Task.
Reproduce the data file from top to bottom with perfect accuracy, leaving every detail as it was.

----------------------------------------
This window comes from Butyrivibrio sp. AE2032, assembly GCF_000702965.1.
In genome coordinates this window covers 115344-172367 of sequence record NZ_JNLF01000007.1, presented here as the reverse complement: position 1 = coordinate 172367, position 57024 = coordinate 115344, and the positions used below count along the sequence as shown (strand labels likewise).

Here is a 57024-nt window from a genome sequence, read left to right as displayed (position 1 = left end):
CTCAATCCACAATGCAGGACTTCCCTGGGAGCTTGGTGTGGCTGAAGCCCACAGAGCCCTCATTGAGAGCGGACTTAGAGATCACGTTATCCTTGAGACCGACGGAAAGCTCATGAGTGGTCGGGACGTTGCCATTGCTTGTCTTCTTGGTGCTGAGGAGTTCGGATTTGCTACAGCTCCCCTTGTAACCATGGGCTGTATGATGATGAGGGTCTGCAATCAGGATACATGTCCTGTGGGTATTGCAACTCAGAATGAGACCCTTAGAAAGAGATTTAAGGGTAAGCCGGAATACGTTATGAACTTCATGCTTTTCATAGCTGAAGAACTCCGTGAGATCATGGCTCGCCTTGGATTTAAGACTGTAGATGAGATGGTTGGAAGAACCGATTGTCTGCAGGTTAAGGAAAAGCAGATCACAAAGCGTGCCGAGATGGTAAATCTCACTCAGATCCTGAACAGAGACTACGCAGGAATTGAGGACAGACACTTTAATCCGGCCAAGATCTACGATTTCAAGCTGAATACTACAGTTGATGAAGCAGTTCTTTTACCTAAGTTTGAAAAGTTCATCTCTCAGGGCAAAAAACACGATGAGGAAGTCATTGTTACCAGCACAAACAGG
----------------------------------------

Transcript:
This window comes from Butyrivibrio sp. AE2032, assembly GCF_000702965.1.
In genome coordinates this window covers 115344-172367 of sequence record NZ_JNLF01000007.1, presented here as the reverse complement: position 1 = coordinate 172367, position 57024 = coordinate 115344, and the positions used below count along the sequence as shown (strand labels likewise).

Here is a 57024-nt window from a genome sequence, read left to right as displayed (position 1 = left end):
CTCAATCCACAATGCAGGACTTCCCTGGGAGCTTGGTGTGGCTGAAGCCCACAGAGCCCTCATTGAGAGCGGACTTAGAGATCACGTTATCCTTGAGACCGACGGAAAGCTCATGAGTGGTCGGGACGTTGCCATTGCTTGTCTTCTTGGTGCTGAGGAGTTCGGATTTGCTACAGCTCCCCTTGTAACCATGGGCTGTATGATGATGAGGGTCTGCAATCAGGATACATGTCCTGTGGGTATTGCAACTCAGAATGAGACCCTTAGAAAGAGATTTAAGGGTAAGCCGGAATACGTTATGAACTTCATGCTTTTCATAGCTGAAGAACTCCGTGAGATCATGGCTCGCCTTGGATTTAAGACTGTAGATGAGATGGTTGGAAGAACCGATTGTCTGCAGGTTAAGGAAAAGCAGATCACAAAGCGTGCCGAGATGGTAAATCTCACTCAGATCCTGAACAGAGACTACGCAGGAATTGAGGACAGACACTTTAATCCGGCCAAGATCTACGATTTCAAGCTGAATACTACAGTTGATGAAGCAGTTCTTTTACCTAAGTTTGAAAAGTTCATCTCTCAGGGCAAAAAACACGATGAGGAAGTCATTGTTACCAGCACAAACAGG